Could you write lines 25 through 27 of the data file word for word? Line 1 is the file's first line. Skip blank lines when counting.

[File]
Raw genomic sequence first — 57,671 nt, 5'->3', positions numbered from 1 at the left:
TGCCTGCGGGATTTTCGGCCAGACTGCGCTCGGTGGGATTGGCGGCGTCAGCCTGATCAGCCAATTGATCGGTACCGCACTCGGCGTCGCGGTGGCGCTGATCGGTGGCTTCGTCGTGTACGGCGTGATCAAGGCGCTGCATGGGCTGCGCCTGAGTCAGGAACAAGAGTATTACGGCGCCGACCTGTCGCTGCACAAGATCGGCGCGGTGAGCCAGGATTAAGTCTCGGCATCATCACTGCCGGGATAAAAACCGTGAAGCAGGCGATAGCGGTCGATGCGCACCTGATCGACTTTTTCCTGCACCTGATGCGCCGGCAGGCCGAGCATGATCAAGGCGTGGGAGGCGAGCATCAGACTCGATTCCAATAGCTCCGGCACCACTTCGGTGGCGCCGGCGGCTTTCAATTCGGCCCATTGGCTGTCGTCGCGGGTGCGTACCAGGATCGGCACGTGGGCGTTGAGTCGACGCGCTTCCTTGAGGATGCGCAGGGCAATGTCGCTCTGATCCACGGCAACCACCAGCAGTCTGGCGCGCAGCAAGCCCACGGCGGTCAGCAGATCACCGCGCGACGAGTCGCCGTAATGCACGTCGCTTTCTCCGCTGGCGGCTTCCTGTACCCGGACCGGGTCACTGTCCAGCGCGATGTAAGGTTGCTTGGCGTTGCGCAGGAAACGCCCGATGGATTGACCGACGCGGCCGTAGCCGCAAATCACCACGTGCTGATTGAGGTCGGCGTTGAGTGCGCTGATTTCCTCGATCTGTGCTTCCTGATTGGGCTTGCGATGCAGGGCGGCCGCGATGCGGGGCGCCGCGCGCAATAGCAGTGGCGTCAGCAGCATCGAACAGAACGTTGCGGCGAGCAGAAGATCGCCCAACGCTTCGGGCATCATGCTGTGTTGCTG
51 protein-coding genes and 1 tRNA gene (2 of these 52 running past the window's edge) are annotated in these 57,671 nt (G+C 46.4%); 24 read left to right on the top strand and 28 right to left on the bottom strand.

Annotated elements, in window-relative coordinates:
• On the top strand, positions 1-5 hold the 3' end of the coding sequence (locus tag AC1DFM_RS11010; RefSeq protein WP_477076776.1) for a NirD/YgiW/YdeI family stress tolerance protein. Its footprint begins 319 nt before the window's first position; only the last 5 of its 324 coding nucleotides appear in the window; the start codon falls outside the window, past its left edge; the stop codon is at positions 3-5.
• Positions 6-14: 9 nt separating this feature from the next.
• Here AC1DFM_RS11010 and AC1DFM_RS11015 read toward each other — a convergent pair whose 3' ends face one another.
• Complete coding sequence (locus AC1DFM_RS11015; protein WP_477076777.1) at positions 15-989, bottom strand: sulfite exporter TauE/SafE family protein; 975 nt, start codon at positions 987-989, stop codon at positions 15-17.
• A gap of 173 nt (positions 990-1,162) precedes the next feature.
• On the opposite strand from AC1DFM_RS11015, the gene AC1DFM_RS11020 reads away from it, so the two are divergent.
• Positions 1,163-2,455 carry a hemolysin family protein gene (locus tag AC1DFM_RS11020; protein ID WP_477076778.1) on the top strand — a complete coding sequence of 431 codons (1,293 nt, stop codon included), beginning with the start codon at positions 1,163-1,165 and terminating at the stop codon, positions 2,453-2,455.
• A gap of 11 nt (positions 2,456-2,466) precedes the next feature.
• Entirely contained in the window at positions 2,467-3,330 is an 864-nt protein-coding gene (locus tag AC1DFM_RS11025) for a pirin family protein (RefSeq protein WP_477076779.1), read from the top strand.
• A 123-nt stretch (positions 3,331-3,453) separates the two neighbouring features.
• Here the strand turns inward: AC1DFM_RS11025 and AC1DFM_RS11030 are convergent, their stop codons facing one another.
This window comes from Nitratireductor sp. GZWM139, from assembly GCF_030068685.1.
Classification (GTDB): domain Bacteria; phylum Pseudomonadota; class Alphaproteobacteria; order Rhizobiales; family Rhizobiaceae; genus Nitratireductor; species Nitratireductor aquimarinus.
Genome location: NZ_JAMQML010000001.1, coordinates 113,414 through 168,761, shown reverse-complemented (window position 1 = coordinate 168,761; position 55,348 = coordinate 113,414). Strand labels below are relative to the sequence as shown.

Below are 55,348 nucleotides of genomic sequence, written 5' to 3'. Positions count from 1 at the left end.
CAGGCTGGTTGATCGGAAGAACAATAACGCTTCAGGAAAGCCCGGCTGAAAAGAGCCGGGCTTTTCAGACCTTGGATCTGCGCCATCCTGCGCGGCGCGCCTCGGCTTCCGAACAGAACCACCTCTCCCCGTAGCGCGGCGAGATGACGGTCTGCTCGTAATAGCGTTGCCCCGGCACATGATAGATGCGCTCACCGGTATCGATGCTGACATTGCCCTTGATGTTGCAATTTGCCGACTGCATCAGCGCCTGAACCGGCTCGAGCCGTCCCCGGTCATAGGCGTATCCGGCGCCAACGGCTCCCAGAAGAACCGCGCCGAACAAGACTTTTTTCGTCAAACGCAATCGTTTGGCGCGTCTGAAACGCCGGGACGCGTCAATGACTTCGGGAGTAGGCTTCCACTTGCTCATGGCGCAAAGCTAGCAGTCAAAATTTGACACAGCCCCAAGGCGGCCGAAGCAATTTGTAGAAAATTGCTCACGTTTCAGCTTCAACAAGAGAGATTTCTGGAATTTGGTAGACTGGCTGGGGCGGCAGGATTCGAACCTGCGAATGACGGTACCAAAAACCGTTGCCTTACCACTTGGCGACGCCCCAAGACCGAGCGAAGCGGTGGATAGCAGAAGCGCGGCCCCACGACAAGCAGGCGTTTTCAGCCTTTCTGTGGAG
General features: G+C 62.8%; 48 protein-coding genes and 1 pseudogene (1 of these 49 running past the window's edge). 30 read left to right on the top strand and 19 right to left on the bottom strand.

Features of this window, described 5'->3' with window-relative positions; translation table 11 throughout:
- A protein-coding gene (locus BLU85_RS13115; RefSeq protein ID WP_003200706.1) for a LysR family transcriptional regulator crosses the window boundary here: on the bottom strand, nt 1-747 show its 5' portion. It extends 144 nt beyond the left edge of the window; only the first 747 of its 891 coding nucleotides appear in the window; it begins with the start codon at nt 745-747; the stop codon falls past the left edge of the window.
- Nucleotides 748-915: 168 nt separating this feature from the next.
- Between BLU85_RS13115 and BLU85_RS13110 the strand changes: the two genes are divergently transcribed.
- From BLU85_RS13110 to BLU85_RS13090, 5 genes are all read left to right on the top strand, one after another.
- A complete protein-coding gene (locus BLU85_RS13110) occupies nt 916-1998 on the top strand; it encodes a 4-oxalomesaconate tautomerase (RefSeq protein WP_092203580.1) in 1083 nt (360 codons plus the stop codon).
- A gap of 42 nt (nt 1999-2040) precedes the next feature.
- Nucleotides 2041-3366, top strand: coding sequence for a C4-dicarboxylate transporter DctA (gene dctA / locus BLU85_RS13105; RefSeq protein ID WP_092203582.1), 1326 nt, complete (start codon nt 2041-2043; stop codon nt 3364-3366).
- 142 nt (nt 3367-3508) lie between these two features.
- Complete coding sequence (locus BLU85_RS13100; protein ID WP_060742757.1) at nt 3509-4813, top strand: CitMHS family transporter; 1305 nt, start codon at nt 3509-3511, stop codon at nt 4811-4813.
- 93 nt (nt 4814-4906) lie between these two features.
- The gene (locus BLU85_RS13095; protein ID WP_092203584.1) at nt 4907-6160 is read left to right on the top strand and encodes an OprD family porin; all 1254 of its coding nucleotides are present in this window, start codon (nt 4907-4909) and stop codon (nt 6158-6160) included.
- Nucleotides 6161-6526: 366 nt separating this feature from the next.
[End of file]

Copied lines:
- Between BLU85_RS13115 and BLU85_RS13110 the strand changes: the two genes are divergently transcribed.
- From BLU85_RS13110 to BLU85_RS13090, 5 genes are all read left to right on the top strand, one after another.
- A complete protein-coding gene (locus BLU85_RS13110) occupies nt 916-1998 on the top strand; it encodes a 4-oxalomesaconate tautomerase (RefSeq protein WP_092203580.1) in 1083 nt (360 codons plus the stop codon).